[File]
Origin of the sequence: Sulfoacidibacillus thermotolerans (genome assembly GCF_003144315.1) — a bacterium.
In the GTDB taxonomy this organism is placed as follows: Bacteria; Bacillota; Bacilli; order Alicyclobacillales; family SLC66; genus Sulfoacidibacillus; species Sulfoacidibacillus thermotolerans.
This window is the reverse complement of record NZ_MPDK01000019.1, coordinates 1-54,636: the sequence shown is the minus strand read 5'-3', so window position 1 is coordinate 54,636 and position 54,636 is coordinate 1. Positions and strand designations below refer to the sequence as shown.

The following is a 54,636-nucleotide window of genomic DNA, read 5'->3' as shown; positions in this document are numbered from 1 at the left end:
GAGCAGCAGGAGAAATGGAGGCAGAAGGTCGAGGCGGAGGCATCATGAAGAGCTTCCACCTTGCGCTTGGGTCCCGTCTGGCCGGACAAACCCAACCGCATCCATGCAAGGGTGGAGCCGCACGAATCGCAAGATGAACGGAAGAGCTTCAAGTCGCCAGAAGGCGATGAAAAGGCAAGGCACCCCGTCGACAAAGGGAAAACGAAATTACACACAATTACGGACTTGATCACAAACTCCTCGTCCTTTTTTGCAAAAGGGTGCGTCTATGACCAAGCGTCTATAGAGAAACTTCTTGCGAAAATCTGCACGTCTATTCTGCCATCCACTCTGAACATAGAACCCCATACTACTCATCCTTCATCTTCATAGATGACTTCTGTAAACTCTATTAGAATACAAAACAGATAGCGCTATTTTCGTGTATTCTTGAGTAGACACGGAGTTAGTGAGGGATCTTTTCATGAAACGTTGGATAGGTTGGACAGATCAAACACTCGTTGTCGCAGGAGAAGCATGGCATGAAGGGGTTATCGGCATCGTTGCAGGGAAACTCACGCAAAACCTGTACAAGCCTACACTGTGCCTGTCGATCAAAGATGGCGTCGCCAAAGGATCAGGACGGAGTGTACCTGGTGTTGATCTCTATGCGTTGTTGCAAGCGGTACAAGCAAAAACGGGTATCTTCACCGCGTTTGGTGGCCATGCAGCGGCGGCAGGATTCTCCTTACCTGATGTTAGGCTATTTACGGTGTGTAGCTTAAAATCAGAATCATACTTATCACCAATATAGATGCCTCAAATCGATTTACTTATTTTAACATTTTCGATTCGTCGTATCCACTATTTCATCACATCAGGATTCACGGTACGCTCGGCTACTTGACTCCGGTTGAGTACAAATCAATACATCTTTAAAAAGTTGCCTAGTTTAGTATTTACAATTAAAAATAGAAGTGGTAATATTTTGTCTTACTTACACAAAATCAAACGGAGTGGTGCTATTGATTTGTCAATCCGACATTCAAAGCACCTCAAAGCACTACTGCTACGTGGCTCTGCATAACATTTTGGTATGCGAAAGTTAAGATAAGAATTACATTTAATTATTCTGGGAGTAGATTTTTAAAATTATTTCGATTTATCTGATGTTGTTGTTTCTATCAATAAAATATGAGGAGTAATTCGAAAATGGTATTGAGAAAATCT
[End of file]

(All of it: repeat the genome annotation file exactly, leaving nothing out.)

Origin of the sequence: Sulfoacidibacillus thermotolerans (genome assembly GCF_003144315.1) — a bacterium.
In the GTDB taxonomy this organism is placed as follows: Bacteria; Bacillota; Bacilli; order Alicyclobacillales; family SLC66; genus Sulfoacidibacillus; species Sulfoacidibacillus thermotolerans.
This window is the reverse complement of record NZ_MPDK01000019.1, coordinates 1-54,636: the sequence shown is the minus strand read 5'-3', so window position 1 is coordinate 54,636 and position 54,636 is coordinate 1. Positions and strand designations below refer to the sequence as shown.

The following is a 54,636-nucleotide window of genomic DNA, read 5'->3' as shown; positions in this document are numbered from 1 at the left end:
GAGCAGCAGGAGAAATGGAGGCAGAAGGTCGAGGCGGAGGCATCATGAAGAGCTTCCACCTTGCGCTTGGGTCCCGTCTGGCCGGACAAACCCAACCGCATCCATGCAAGGGTGGAGCCGCACGAATCGCAAGATGAACGGAAGAGCTTCAAGTCGCCAGAAGGCGATGAAAAGGCAAGGCACCCCGTCGACAAAGGGAAAACGAAATTACACACAATTACGGACTTGATCACAAACTCCTCGTCCTTTTTTGCAAAAGGGTGCGTCTATGACCAAGCGTCTATAGAGAAACTTCTTGCGAAAATCTGCACGTCTATTCTGCCATCCACTCTGAACATAGAACCCCATACTACTCATCCTTCATCTTCATAGATGACTTCTGTAAACTCTATTAGAATACAAAACAGATAGCGCTATTTTCGTGTATTCTTGAGTAGACACGGAGTTAGTGAGGGATCTTTTCATGAAACGTTGGATAGGTTGGACAGATCAAACACTCGTTGTCGCAGGAGAAGCATGGCATGAAGGGGTTATCGGCATCGTTGCAGGGAAACTCACGCAAAACCTGTACAAGCCTACACTGTGCCTGTCGATCAAAGATGGCGTCGCCAAAGGATCAGGACGGAGTGTACCTGGTGTTGATCTCTATGCGTTGTTGCAAGCGGTACAAGCAAAAACGGGTATCTTCACCGCGTTTGGTGGCCATGCAGCGGCGGCAGGATTCTCCTTACCTGATGTTAGGCTATTTACGGTGTGTAGCTTAAAATCAGAATCATACTTATCACCAATATAGATGCCTCAAATCGATTTACTTATTTTAACATTTTCGATTCGTCGTATCCACTATTTCATCACATCAGGATTCACGGTACGCTCGGCTACTTGACTCCGGTTGAGTACAAATCAATACATCTTTAAAAAGTTGCCTAGTTTAGTATTTACAATTAAAAATAGAAGTGGTAATATTTTGTCTTACTTACACAAAATCAAACGGAGTGGTGCTATTGATTTGTCAATCCGACATTCAAAGCACCTCAAAGCACTACTGCTACGTGGCTCTGCATAACATTTTGGTATGCGAAAGTTAAGATAAGAATTACATTTAATTATTCTGGGAGTAGATTTTTAAAATTATTTCGATTTATCTGATGTTGTTGTTTCTATCAATAAAATATGAGGAGTAATTCGAAAATGGTATTGAGAAAATCT